This week, the White House proposed a new tax bracket for millionaires and billionaires, part of a $4.4 trillion proposal to rein in the country's debt. Republicans such as Rep. Paul Ryan have called the proposal "class warfare," but President Barack Obama defends it as only fair.
Since the recession hit, the country's rich have kept on getting richer. In fact, the flourishing of the ultra-rich raises an interesting thought experiment: In a world in which a lucky hedge fund manager can make billions in a single year, when will we get our first trillionaire?
The answer depends on variables including inflation, tax rates and overall economic growth. In a first case, let's assume that our hypothetical trillionaire is actually only as rich as today's richest American, Bill Gates, whose estimated net worth is $56 billion. Since inflation slowly erodes the value of the dollar, it will be easier and easier to hit the trillion-dollar mark as time goes on. (We were all once Zimbabwean trillionaires, after all.)
If the United States averages 3 percent annual inflation, and the richest American's fortunes keep up with Gates', America would have a trillionaire in 98 years. But now let's assume that the richest American's fortune not only matches the rate of inflation, but outpaces it by, say, an additional 3 percent a year. At that rate, we should have a trillionaire in 50 years.
Even that may be a conservative estimate, considering how fast the super-rich have been getting super-richer. Gauging how quickly the richest American's net worth is increasing is a tricky exercise, given that for the past 15 years it has mostly meant tracking the worth of just one individual — Bill Gates. (His friend Warren Buffett, the billionaire namesake of Obama's millionaire's tax, briefly topped him in 2008.)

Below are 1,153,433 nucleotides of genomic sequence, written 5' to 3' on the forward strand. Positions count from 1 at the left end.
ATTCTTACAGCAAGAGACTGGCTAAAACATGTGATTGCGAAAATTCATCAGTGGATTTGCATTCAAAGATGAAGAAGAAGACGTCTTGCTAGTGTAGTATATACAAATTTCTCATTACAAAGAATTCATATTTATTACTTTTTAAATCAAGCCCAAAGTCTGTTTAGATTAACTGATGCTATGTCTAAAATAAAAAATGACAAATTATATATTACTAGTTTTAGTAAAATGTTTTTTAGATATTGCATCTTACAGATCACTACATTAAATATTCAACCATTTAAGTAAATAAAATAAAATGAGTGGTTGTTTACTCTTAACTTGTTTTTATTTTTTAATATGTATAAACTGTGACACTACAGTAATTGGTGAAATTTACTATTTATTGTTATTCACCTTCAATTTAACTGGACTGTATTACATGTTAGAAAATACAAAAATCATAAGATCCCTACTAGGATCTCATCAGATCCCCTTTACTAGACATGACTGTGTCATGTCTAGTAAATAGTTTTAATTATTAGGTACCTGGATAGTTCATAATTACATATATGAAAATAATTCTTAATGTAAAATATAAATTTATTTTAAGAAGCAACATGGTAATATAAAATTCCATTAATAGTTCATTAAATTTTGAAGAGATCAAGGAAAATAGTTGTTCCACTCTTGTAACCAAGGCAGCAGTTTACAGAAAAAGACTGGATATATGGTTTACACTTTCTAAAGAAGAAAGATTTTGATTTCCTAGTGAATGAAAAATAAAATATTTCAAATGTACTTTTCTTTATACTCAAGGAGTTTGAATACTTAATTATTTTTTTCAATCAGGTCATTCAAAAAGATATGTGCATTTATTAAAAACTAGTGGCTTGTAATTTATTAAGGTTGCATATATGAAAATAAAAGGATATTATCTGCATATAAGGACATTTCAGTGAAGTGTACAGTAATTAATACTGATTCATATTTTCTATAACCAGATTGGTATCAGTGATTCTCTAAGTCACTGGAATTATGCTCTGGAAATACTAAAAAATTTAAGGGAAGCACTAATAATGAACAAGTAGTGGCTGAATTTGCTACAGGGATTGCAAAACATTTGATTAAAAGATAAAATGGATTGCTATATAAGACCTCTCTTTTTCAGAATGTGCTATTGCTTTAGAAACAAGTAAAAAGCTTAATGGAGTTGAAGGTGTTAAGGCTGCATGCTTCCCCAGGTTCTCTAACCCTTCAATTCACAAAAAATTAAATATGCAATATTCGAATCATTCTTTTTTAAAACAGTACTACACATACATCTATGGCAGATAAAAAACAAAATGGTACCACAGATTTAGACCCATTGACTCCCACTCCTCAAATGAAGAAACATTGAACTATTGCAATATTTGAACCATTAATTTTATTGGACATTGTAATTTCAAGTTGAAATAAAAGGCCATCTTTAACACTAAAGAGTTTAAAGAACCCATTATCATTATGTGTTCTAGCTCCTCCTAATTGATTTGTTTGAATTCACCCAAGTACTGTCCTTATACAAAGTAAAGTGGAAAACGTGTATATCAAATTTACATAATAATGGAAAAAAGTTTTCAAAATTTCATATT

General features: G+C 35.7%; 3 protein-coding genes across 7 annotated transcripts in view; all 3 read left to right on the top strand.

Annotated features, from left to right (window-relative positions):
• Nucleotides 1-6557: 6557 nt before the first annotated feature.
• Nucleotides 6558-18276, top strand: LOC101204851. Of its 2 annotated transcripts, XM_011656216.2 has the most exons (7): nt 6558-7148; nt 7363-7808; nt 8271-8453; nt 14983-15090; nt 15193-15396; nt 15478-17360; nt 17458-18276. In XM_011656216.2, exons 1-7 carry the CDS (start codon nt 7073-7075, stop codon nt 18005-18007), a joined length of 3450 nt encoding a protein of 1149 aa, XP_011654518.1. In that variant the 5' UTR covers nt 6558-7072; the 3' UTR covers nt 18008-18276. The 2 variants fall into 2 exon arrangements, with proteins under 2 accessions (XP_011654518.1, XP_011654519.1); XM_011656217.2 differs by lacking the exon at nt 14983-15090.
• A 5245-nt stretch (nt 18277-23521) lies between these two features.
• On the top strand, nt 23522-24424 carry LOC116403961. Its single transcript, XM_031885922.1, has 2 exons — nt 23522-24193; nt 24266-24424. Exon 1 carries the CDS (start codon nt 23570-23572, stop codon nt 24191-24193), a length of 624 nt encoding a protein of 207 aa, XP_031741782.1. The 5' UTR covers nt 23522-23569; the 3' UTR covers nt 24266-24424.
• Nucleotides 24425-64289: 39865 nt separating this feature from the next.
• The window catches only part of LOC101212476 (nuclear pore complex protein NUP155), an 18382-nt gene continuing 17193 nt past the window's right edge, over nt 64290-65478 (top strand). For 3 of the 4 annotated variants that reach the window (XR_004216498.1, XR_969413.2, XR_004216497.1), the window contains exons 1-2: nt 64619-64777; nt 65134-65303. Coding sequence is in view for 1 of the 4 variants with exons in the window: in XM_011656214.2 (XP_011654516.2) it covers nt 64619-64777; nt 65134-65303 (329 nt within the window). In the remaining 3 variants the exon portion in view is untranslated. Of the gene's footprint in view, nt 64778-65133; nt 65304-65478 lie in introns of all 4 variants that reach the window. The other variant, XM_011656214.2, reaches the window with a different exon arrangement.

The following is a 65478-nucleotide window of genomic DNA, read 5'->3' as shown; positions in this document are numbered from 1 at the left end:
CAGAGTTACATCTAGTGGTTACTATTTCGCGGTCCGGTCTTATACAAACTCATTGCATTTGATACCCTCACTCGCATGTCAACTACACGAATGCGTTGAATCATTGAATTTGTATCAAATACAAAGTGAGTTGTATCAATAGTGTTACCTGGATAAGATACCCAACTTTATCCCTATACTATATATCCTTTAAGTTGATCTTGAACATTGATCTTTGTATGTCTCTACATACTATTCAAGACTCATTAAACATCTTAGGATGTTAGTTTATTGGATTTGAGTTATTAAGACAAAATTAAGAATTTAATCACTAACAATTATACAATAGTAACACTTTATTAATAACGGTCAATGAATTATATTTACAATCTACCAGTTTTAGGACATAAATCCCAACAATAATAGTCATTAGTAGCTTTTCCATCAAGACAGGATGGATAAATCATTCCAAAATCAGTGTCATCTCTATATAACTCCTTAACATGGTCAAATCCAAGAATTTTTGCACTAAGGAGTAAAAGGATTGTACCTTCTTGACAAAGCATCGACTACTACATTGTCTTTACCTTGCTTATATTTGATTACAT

His worth has plunged and climbed along with the price of Microsoft's stock, peaking at the height of the tech bubble in 1999 at an eye-watering $90 billion. But at an average pace of growth, between 4 and 9 percent per year, the richest American could possess a trillion sometime between 2050 and 2085, presuming no major changes to the tax code and a healthy economy otherwise.
Of course, it is myopic to presume the first trillionaire will be an American. Say that 27-year-old Mark Zuckerberg took his $8 billion fortune, went back on his promise to donate much of it to charity, and invested it successfully and aggressively for the next 50 years. Even if he made a magical, Madoff-like 20 percent return every year, he would still not be a trillionaire.
Indeed, it seems far more likely that the first person to make the 13-digit dollar mark will come from a country more conducive to wealth concentration — a country with higher growth rates, rapidly expanding industries, fewer business regulations and lower taxes. For the past two years, after all, Mexican business magnate Carlos Slim Helu has beaten Gates and Buffett for the title of world's richest man.
Right now, commodities seem like the best bet for how the world's first trillionaire might make his fortune: Demand from emerging economies is insatiable, and demand from developed economies seems unlikely to fall in the foreseeable future. The world's richest family, the Al Nahyans of Abu Dhabi, are reportedly worth a collective $150 billion, thanks to high gas prices. A few decades of pain at the pump, smart investing, and dollar inflation, and the family's net worth might hit $1 trillion. (America's richest family, the Waltons of Walmart fame, are worth $90 billion.)
Has any other individual or family — adjusted for inflation — amassed a trillion-dollar fortune before? Probably not. The richest-ever American, John D. Rockefeller, had a personal fortune of about $320 billion in today's dollars, earned during the robber-baron days. And even the Rothschilds, the European bankers whose fortune ran into the hundreds of billions and whose name is a synonym for wealth, likely did not make it to a trillion.
© 2011 Slate